## An R Companion for the Handbook of Biological Statistics

Salvatore S. Mangiafico

# Simple Logistic Regression

When to use it

Null hypothesis

How the test works

Assumptions

See the Handbook for information on these topics.

Examples

The Mpi example is shown below in the “How to do the test” section.

Graphing the results

Similar tests

See the Handbook for information on these topics.

### How to do the test

Logistic regression can be performed in R with the glm (generalized linear model) function.  This function uses a link function to determine which kind of model to use, such as logistic, probit, or poisson.  These are indicated in the family and link options.  See ?glm and ?family for more information.

##### Assumptions

Generalized linear models have fewer assumptions than most common parametric tests.  Observations still need to be independent, and the correct link function needs to be specified.  So, for example you should understand when to use a poisson regression, and when to use a logistic regression.  However, the normal distribution of data or residuals is not required.

##### Specifying the counts of “successes” and “failures”

Logistic regression has a dependent variable with two levels.  In R, this can be specified in three ways.  1) The dependent variable can be a factor variable where the first level is interpreted as “failure” and the other levels are interpreted as “success”.  (As in the second example in this chapter).  2) The dependent variable can be a vector of proportions of successes, with the caveat that the number of observations for each proportion is indicated in the weights option.  3) The dependent variable can be a matrix with two columns, with the first column being the number of “successes” and the second being the number of “failures”.  (As in the first example in this chapter).

##### Not all proportions or counts are appropriate for logistic regression analysis

Note that in each of these specifications, both the number of successes and the number of failures is known.  You should not perform logistic regression on proportion data where you don’t know (or don’t tell R) how many individuals went into those proportions.  In statistics, 75% is different if it means 3 out of 4 rather than 150 out of 200.  As another example where logistic regression doesn’t apply, the weight people lose in a diet study expressed as a proportion of initial weight cannot be interpreted as a count of “successes” and “failures”.  Here, you might be able to use common parametric methods, provided the model assumptions are met; log or arc-sine transformations may be appropriate.  Likewise, if you count the number of people in front of you in line, you can’t interpret this as a percentage of people since you don’t know how many people are not in front of you in line.  In this case with count data as the dependent variable, you might use poisson regression.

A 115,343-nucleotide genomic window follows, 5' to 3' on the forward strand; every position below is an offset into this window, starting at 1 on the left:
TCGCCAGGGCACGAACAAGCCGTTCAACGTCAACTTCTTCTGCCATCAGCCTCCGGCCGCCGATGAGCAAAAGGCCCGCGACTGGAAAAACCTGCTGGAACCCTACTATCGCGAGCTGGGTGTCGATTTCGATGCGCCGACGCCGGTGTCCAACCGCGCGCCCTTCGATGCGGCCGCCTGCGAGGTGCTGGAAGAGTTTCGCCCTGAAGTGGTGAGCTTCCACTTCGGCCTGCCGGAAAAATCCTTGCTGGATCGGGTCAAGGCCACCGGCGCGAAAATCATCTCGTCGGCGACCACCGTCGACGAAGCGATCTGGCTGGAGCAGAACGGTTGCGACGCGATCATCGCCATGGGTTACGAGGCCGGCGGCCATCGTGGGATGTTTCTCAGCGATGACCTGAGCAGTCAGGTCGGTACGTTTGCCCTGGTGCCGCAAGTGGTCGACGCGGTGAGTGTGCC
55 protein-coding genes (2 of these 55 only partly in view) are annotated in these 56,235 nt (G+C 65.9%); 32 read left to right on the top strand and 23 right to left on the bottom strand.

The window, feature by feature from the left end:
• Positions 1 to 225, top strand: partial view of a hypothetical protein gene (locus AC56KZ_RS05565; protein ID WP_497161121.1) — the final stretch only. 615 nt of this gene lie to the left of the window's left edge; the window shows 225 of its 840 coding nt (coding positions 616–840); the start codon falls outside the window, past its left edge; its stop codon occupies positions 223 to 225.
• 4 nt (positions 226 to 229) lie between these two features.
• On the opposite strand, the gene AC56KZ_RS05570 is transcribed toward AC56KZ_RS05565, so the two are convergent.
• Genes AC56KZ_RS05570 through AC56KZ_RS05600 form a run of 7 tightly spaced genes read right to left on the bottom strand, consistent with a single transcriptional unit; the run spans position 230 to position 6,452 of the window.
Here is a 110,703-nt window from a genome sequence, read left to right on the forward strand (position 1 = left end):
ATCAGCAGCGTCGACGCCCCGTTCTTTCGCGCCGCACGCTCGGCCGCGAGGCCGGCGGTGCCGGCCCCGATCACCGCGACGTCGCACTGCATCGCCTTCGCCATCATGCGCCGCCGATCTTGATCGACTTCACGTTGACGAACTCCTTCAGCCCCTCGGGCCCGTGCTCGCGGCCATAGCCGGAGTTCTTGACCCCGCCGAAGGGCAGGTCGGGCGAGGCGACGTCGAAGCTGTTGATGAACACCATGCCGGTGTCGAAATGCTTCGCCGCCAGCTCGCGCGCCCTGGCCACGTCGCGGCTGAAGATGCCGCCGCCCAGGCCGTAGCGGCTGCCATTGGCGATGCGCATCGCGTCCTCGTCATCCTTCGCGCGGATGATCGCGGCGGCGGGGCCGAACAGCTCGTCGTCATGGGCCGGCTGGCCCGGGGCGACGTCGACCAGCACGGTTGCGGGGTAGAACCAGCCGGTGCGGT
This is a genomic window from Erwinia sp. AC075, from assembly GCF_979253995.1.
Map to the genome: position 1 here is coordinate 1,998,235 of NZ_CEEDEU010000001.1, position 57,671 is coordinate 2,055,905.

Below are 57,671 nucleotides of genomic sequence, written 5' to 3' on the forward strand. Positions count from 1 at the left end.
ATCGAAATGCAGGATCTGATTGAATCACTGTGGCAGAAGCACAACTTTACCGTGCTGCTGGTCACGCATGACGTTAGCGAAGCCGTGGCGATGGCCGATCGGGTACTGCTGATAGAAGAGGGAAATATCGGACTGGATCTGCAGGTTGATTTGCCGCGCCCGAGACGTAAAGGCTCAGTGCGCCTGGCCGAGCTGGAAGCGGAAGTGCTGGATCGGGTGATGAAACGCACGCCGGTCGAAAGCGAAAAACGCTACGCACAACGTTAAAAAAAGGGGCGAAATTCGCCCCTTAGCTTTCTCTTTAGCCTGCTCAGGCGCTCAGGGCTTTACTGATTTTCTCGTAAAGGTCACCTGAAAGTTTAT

##### Overdispersion

One potential problem to be aware of when using generalized linear models is overdispersion.  This occurs when the residual deviance of the model is high relative to the residual degrees of freedom.  It is basically an indication that the model doesn’t fit the data well.

It is my understanding, however, that overdispersion is technically not a problem for a simple logistic regression, that is one with a binomial dependent and a single continuous independent variable.  Overdispersion is discussed in the chapter on Multiple logistic regression.

##### Pseudo-R-squared

R does not produce r-squared values for generalized linear models (glm).  My function nagelkerke will calculate the McFadden, Cox and Snell, and Nagelkereke pseudo-R-squared for glm and other model fits.  The Cox and Snell is also called the ML, and the Nagelkerke is also called the Cragg and Uhler.  These pseudo-R-squared values compare the maximum likelihood of the model to a nested null model fit with the same method.  They should not be thought of as the same as the r-squared from an ordinary-least-squares linear (OLS) model, but instead as a relative measure among similar models.  The Cox and Snell for an OLS linear model, however, will be equivalent to r-squared for that model.  I have seen it mentioned that a McFadden pseudo-R-squared of 0.2–0.4 indicates a good fit.  Whereas, I find that the Nagelkerke usually gives a reasonable indication of the goodness of fit for a model on a scale of 0 to 1.  That being said, I have found the Cox and Snell and Nagelkerke to sometimes yield values I wouldn’t expect for some glm.  The function pR2 in the package pscl will also produce these pseudo-R-squared values.

##### Testing for p-values